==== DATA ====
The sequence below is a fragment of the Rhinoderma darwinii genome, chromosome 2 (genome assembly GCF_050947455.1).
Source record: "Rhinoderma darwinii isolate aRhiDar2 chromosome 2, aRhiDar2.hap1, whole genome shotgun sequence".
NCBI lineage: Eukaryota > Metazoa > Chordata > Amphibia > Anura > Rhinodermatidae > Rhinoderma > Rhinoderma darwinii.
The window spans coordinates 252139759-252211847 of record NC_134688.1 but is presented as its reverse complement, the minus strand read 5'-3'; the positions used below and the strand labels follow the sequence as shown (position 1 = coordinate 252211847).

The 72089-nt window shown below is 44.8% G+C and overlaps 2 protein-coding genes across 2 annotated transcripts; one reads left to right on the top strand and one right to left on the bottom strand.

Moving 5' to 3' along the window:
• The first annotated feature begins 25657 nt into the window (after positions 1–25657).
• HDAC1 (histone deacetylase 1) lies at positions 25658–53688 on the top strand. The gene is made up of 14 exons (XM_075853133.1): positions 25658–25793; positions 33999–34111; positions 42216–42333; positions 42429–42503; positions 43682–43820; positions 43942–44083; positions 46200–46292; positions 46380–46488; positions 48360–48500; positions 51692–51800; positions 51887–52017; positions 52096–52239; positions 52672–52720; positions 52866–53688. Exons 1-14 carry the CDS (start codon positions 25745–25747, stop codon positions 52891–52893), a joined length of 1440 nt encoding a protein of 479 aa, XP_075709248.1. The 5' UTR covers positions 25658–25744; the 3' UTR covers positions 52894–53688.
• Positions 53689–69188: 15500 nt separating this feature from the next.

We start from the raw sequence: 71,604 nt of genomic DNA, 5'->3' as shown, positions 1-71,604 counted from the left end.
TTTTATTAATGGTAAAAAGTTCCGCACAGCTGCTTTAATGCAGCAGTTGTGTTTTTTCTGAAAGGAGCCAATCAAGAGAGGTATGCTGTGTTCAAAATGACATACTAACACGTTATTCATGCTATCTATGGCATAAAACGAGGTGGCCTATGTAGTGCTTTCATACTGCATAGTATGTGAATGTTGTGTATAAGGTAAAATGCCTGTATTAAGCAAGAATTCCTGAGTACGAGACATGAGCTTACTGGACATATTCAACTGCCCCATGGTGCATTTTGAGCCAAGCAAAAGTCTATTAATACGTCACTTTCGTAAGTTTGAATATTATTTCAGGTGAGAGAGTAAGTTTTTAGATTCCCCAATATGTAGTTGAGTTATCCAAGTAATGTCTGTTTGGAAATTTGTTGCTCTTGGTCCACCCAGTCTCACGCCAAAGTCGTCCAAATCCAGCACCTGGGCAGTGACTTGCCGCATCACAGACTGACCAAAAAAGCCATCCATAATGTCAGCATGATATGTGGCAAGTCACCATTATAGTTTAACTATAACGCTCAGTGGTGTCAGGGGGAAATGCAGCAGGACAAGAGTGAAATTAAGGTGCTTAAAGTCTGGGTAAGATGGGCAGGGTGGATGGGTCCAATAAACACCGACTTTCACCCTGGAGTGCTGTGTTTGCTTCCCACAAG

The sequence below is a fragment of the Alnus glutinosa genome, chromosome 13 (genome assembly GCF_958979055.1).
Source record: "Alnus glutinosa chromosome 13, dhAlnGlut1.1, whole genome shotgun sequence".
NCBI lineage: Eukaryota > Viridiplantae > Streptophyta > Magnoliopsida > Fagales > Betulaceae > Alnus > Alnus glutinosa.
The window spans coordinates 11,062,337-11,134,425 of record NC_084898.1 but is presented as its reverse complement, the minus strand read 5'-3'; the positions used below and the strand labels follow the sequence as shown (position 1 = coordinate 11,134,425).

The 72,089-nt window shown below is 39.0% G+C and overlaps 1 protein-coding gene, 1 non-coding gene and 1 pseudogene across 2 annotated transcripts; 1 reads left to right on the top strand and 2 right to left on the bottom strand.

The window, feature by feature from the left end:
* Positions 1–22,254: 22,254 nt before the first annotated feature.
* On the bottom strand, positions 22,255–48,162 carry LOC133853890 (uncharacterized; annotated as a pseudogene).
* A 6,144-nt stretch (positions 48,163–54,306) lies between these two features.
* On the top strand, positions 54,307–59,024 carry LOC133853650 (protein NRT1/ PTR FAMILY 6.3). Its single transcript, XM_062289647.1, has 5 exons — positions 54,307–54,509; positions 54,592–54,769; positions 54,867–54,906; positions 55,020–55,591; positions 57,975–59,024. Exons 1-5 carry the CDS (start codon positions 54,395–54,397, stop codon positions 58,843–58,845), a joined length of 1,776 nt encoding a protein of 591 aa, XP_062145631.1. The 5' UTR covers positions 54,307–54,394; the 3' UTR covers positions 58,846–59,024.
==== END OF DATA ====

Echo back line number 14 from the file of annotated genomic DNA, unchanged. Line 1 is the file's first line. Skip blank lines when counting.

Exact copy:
NCBI lineage: Eukaryota > Viridiplantae > Streptophyta > Magnoliopsida > Fagales > Betulaceae > Alnus > Alnus glutinosa.